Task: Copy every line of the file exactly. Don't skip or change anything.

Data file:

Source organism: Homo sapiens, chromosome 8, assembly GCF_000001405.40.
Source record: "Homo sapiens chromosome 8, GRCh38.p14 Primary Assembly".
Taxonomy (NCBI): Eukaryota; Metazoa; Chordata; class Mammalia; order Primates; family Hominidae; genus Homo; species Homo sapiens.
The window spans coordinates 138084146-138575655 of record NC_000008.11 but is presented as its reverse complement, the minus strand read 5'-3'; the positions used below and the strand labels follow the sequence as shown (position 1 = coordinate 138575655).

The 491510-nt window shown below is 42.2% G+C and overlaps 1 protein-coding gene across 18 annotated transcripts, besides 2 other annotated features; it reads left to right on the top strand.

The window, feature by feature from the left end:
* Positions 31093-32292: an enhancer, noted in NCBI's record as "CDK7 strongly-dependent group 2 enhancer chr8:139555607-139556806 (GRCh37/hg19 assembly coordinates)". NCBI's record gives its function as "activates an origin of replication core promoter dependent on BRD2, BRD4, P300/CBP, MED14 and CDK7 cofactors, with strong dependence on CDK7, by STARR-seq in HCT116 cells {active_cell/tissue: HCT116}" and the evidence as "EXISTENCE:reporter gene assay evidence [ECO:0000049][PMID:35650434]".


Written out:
Source organism: Homo sapiens, chromosome 8, assembly GCF_000001405.40.
Source record: "Homo sapiens chromosome 8, GRCh38.p14 Primary Assembly".
Taxonomy (NCBI): Eukaryota; Metazoa; Chordata; class Mammalia; order Primates; family Hominidae; genus Homo; species Homo sapiens.
The window spans coordinates 138084146-138575655 of record NC_000008.11 but is presented as its reverse complement, the minus strand read 5'-3'; the positions used below and the strand labels follow the sequence as shown (position 1 = coordinate 138575655).

The 491510-nt window shown below is 42.2% G+C and overlaps 1 protein-coding gene across 18 annotated transcripts, besides 2 other annotated features; it reads left to right on the top strand.

The window, feature by feature from the left end:
* Positions 31093-32292: an enhancer, noted in NCBI's record as "CDK7 strongly-dependent group 2 enhancer chr8:139555607-139556806 (GRCh37/hg19 assembly coordinates)". NCBI's record gives its function as "activates an origin of replication core promoter dependent on BRD2, BRD4, P300/CBP, MED14 and CDK7 cofactors, with strong dependence on CDK7, by STARR-seq in HCT116 cells {active_cell/tissue: HCT116}" and the evidence as "EXISTENCE:reporter gene assay evidence [ECO:0000049][PMID:35650434]".